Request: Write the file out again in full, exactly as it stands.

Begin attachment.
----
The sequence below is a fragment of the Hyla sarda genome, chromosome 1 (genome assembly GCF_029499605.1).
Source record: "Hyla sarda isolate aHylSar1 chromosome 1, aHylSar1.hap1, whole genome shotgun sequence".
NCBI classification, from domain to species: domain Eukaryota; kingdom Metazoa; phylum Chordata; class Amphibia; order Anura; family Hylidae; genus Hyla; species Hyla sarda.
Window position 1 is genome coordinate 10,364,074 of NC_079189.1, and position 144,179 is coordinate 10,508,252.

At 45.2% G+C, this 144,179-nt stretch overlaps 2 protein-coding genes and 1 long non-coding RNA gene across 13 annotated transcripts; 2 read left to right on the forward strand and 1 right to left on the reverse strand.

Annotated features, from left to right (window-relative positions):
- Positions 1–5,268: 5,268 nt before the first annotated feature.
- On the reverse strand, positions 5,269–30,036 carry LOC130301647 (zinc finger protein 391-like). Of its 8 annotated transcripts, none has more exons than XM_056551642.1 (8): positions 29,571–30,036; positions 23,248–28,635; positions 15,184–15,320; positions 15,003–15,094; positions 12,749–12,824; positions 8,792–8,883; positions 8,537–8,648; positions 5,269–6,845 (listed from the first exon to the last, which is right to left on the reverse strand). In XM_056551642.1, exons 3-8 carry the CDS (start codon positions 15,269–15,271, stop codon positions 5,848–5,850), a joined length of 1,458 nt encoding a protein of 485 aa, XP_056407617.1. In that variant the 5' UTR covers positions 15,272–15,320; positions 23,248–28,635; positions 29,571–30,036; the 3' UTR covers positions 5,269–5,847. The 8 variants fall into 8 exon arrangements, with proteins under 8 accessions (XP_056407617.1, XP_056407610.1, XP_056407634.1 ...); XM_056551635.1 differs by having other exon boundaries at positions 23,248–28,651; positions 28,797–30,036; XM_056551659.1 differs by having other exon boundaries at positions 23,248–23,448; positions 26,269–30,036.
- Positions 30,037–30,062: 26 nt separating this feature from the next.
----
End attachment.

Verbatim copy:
The sequence below is a fragment of the Hyla sarda genome, chromosome 1 (genome assembly GCF_029499605.1).
Source record: "Hyla sarda isolate aHylSar1 chromosome 1, aHylSar1.hap1, whole genome shotgun sequence".
NCBI classification, from domain to species: domain Eukaryota; kingdom Metazoa; phylum Chordata; class Amphibia; order Anura; family Hylidae; genus Hyla; species Hyla sarda.
Window position 1 is genome coordinate 10,364,074 of NC_079189.1, and position 144,179 is coordinate 10,508,252.

At 45.2% G+C, this 144,179-nt stretch overlaps 2 protein-coding genes and 1 long non-coding RNA gene across 13 annotated transcripts; 2 read left to right on the forward strand and 1 right to left on the reverse strand.

Annotated features, from left to right (window-relative positions):
- Positions 1–5,268: 5,268 nt before the first annotated feature.
- On the reverse strand, positions 5,269–30,036 carry LOC130301647 (zinc finger protein 391-like). Of its 8 annotated transcripts, none has more exons than XM_056551642.1 (8): positions 29,571–30,036; positions 23,248–28,635; positions 15,184–15,320; positions 15,003–15,094; positions 12,749–12,824; positions 8,792–8,883; positions 8,537–8,648; positions 5,269–6,845 (listed from the first exon to the last, which is right to left on the reverse strand). In XM_056551642.1, exons 3-8 carry the CDS (start codon positions 15,269–15,271, stop codon positions 5,848–5,850), a joined length of 1,458 nt encoding a protein of 485 aa, XP_056407617.1. In that variant the 5' UTR covers positions 15,272–15,320; positions 23,248–28,635; positions 29,571–30,036; the 3' UTR covers positions 5,269–5,847. The 8 variants fall into 8 exon arrangements, with proteins under 8 accessions (XP_056407617.1, XP_056407610.1, XP_056407634.1 ...); XM_056551635.1 differs by having other exon boundaries at positions 23,248–28,651; positions 28,797–30,036; XM_056551659.1 differs by having other exon boundaries at positions 23,248–23,448; positions 26,269–30,036.
- Positions 30,037–30,062: 26 nt separating this feature from the next.